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The WW2 Podcast

A history podcast looking at all aspects of WWII, military history, social history, the battles, the campaigns, tanks, gun and other equipment, the politics and those who ran the war. I look at it all. With WW2 slipping from living memory I aim to look at different historical aspects of the Second World War. In each episode of the WWII Podcast I interview an expert on a subject. No topics are out of bounds (as yet), and I cover the military history side of the war as well as looking the home front. Hopefully the format allows for close examination of a topic, and makes for absorbing listening.
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Now displaying: April, 2021
Apr 15, 2021

It's a simple question, how do you knock out a Panther tank? When the 'boffins' in Britain got hold of a Panther it's the question they were tasked with finding an answer for.

Using official reports and documents, Craig Moore has been through the archives piecing together all the faults that the British saw in the German Panther during WWII. In this episode, I discuss with him the chinks that were found in the amour of the German tank.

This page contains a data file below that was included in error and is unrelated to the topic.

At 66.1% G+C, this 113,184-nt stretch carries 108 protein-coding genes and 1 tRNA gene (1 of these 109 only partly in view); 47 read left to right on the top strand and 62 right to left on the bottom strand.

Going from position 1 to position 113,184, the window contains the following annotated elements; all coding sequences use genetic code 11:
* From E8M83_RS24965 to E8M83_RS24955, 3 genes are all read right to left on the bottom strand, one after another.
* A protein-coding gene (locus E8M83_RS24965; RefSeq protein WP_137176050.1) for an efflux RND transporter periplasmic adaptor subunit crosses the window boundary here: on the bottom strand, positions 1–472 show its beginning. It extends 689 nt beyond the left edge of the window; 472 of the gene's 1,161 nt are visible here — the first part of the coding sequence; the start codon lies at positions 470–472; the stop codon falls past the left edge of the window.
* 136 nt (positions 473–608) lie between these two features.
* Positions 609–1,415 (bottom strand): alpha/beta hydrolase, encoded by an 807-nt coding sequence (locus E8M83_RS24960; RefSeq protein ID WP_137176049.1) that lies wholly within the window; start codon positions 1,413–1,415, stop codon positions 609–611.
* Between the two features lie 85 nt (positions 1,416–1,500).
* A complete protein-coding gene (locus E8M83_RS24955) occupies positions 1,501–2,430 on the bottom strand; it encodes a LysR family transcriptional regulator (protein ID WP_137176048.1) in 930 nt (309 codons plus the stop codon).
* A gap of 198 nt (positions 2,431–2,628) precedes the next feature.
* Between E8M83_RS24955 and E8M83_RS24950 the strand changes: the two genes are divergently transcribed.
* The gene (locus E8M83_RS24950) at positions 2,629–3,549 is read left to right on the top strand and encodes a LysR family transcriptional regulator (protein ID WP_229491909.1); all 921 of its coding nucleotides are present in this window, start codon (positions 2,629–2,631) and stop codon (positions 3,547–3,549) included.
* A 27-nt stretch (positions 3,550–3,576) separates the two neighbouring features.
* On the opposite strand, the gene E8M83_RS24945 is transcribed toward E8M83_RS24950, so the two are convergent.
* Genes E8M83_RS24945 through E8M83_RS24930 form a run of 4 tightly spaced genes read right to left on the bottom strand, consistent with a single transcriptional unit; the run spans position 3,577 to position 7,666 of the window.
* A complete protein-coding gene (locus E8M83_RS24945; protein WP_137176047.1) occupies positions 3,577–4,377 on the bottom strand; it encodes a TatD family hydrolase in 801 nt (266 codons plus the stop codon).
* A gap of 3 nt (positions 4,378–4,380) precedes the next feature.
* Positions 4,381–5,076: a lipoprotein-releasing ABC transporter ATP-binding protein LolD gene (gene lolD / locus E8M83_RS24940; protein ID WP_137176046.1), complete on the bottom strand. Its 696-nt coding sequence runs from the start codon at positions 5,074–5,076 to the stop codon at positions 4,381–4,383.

Craig is the author of How to Kill a Panther Tank and How to Kill a Tiger Tank.

https://www.patreon.com/ww2podcast

Apr 1, 2021

'In the years after World War I, the defeated and much-reduced German Army developed new clothing and personal equipment that drew upon the lessons learned in the trenches. In place of the wide variety of uniforms and insignia that had been worn by the Imperial German Army, a standardized approach was followed, culminating in the uniform items introduced in the 1930s as the Nazi Party came to shape every aspect of German national life.

The outbreak of war in 1939 prompted further adaptations and simplifications of uniforms and insignia, while the increasing use of camouflaged items and the accelerated pace of weapons development led to the appearance of new clothing and personal equipment. Medals and awards increased in number as the war went on, with grades being added for existing awards and new decorations introduced to reflect battlefield feats.

Specialists such as mountain troops, tank crews and combat engineers were issued distinctive uniform items and kit, while the ever-expanding variety of fronts on which the German Army fought - from the North African desert to the Russian steppe - prompted the rapid development of clothing and equipment for different climates and conditions. In addition, severe shortages of raw materials and the demands of clothing and equipping an army that numbered in the millions forced the simplification of many items and the increasing use of substitute materials in their manufacture.'

Joining me is Dr Stephen Bull. 

Stephen is the author of Ospreys publishings sumptuous German Army Uniforms of World War II.

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